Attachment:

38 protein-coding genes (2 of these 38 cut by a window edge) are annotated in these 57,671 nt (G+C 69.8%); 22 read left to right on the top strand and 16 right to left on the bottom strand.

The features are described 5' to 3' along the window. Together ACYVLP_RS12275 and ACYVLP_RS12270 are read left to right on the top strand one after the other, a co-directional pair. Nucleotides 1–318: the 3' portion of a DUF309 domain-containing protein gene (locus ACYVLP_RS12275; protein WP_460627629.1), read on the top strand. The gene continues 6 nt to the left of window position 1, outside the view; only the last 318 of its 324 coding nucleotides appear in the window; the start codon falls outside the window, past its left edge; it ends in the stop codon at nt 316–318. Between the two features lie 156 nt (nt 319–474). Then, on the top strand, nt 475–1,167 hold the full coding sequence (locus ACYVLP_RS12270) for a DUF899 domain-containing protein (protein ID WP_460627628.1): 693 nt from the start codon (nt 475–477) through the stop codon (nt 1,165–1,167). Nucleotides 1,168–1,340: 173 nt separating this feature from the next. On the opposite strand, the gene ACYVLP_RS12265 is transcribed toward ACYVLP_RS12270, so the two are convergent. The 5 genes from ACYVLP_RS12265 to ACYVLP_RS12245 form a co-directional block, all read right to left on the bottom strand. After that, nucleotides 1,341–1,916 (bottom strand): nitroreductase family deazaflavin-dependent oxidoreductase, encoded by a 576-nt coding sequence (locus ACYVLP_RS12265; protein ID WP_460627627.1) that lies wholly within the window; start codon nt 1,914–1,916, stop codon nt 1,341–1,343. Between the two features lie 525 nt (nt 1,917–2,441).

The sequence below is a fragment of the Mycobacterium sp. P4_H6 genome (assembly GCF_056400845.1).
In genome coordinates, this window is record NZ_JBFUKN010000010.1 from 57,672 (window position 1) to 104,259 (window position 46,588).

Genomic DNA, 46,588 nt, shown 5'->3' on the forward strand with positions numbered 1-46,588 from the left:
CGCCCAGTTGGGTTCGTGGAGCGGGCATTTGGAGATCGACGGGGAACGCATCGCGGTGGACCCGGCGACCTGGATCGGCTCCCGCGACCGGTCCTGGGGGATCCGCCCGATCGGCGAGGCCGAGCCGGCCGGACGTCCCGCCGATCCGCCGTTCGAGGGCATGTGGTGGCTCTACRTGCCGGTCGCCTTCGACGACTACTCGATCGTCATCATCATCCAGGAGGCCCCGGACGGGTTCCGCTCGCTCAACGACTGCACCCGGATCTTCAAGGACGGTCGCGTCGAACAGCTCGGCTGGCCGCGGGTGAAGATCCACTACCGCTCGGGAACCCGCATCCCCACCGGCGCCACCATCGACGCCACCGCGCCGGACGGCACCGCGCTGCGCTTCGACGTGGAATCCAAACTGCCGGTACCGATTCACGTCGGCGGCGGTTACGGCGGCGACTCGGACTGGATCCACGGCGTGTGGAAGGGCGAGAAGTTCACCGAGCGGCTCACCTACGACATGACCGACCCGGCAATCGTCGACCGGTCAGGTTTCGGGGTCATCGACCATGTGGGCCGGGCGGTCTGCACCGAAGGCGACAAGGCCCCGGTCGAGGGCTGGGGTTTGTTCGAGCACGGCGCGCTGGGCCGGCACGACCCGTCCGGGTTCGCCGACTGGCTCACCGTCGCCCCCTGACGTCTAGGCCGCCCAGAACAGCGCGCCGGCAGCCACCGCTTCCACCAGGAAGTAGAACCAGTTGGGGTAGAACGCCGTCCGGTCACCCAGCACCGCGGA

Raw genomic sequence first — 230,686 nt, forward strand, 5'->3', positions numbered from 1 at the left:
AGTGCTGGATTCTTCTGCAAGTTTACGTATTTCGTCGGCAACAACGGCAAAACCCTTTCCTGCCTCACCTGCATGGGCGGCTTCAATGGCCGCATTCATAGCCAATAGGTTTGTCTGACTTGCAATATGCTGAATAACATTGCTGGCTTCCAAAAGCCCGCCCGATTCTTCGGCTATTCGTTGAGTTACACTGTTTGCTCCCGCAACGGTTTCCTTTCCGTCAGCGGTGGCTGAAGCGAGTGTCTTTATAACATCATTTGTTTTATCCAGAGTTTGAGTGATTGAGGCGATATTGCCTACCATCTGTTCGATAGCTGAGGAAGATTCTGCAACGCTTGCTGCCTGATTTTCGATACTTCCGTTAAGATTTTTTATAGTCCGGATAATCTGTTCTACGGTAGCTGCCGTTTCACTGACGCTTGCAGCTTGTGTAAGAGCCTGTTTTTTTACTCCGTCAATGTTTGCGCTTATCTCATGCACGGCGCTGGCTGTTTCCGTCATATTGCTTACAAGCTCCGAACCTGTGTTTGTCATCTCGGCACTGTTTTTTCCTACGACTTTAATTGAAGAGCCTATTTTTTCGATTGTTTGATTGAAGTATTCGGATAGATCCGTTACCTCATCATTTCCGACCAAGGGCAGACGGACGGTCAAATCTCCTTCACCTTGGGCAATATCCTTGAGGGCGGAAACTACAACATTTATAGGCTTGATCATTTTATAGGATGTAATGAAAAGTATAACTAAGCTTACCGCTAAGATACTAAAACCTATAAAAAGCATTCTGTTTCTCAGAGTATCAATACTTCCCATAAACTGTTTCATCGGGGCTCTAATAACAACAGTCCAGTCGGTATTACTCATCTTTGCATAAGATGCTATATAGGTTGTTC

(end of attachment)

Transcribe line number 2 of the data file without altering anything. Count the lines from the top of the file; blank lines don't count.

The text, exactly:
The features are described 5' to 3' along the window. Together ACYVLP_RS12275 and ACYVLP_RS12270 are read left to right on the top strand one after the other, a co-directional pair. Nucleotides 1–318: the 3' portion of a DUF309 domain-containing protein gene (locus ACYVLP_RS12275; protein WP_460627629.1), read on the top strand. The gene continues 6 nt to the left of window position 1, outside the view; only the last 318 of its 324 coding nucleotides appear in the window; the start codon falls outside the window, past its left edge; it ends in the stop codon at nt 316–318. Between the two features lie 156 nt (nt 319–474). Then, on the top strand, nt 475–1,167 hold the full coding sequence (locus ACYVLP_RS12270) for a DUF899 domain-containing protein (protein ID WP_460627628.1): 693 nt from the start codon (nt 475–477) through the stop codon (nt 1,165–1,167). Nucleotides 1,168–1,340: 173 nt separating this feature from the next. On the opposite strand, the gene ACYVLP_RS12265 is transcribed toward ACYVLP_RS12270, so the two are convergent. The 5 genes from ACYVLP_RS12265 to ACYVLP_RS12245 form a co-directional block, all read right to left on the bottom strand. After that, nucleotides 1,341–1,916 (bottom strand): nitroreductase family deazaflavin-dependent oxidoreductase, encoded by a 576-nt coding sequence (locus ACYVLP_RS12265; protein ID WP_460627627.1) that lies wholly within the window; start codon nt 1,914–1,916, stop codon nt 1,341–1,343. Between the two features lie 525 nt (nt 1,917–2,441).